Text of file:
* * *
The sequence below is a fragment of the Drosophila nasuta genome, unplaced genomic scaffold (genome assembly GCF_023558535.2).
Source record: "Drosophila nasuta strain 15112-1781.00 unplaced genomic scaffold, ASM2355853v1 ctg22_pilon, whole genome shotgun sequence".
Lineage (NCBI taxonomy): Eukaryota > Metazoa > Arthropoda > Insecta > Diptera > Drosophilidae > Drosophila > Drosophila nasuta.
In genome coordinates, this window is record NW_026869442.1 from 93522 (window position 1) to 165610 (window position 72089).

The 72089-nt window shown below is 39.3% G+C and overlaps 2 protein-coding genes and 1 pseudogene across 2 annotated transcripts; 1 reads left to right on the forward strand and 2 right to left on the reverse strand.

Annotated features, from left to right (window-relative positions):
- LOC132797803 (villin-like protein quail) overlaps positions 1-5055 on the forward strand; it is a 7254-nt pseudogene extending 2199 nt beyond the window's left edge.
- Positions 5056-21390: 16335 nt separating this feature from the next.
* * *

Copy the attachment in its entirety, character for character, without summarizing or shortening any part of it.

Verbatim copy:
The sequence below is a fragment of the Drosophila nasuta genome, unplaced genomic scaffold (genome assembly GCF_023558535.2).
Source record: "Drosophila nasuta strain 15112-1781.00 unplaced genomic scaffold, ASM2355853v1 ctg22_pilon, whole genome shotgun sequence".
Lineage (NCBI taxonomy): Eukaryota > Metazoa > Arthropoda > Insecta > Diptera > Drosophilidae > Drosophila > Drosophila nasuta.
In genome coordinates, this window is record NW_026869442.1 from 93522 (window position 1) to 165610 (window position 72089).

The 72089-nt window shown below is 39.3% G+C and overlaps 2 protein-coding genes and 1 pseudogene across 2 annotated transcripts; 1 reads left to right on the forward strand and 2 right to left on the reverse strand.

Annotated features, from left to right (window-relative positions):
- LOC132797803 (villin-like protein quail) overlaps positions 1-5055 on the forward strand; it is a 7254-nt pseudogene extending 2199 nt beyond the window's left edge.
- Positions 5056-21390: 16335 nt separating this feature from the next.